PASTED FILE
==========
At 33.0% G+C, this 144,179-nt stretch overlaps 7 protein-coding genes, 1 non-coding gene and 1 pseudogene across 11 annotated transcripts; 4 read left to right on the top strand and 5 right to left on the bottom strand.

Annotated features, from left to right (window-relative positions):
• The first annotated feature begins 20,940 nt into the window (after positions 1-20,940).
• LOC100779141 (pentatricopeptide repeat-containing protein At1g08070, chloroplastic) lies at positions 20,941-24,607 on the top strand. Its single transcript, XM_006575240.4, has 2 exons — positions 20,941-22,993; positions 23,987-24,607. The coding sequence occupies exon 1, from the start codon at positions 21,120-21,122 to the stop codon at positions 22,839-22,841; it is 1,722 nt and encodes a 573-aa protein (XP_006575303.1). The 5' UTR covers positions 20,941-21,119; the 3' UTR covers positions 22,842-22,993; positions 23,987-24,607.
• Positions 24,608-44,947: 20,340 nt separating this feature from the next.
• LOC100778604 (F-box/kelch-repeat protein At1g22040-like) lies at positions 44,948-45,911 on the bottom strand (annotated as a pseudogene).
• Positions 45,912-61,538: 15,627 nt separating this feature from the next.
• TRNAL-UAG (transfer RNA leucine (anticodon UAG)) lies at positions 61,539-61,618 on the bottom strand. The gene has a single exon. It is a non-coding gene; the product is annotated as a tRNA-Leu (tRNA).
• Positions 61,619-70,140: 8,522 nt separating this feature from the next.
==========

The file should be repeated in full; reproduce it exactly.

At 33.0% G+C, this 144,179-nt stretch overlaps 7 protein-coding genes, 1 non-coding gene and 1 pseudogene across 11 annotated transcripts; 4 read left to right on the top strand and 5 right to left on the bottom strand.

Annotated features, from left to right (window-relative positions):
• The first annotated feature begins 20,940 nt into the window (after positions 1-20,940).
• LOC100779141 (pentatricopeptide repeat-containing protein At1g08070, chloroplastic) lies at positions 20,941-24,607 on the top strand. Its single transcript, XM_006575240.4, has 2 exons — positions 20,941-22,993; positions 23,987-24,607. The coding sequence occupies exon 1, from the start codon at positions 21,120-21,122 to the stop codon at positions 22,839-22,841; it is 1,722 nt and encodes a 573-aa protein (XP_006575303.1). The 5' UTR covers positions 20,941-21,119; the 3' UTR covers positions 22,842-22,993; positions 23,987-24,607.
• Positions 24,608-44,947: 20,340 nt separating this feature from the next.
• LOC100778604 (F-box/kelch-repeat protein At1g22040-like) lies at positions 44,948-45,911 on the bottom strand (annotated as a pseudogene).
• Positions 45,912-61,538: 15,627 nt separating this feature from the next.
• TRNAL-UAG (transfer RNA leucine (anticodon UAG)) lies at positions 61,539-61,618 on the bottom strand. The gene has a single exon. It is a non-coding gene; the product is annotated as a tRNA-Leu (tRNA).
• Positions 61,619-70,140: 8,522 nt separating this feature from the next.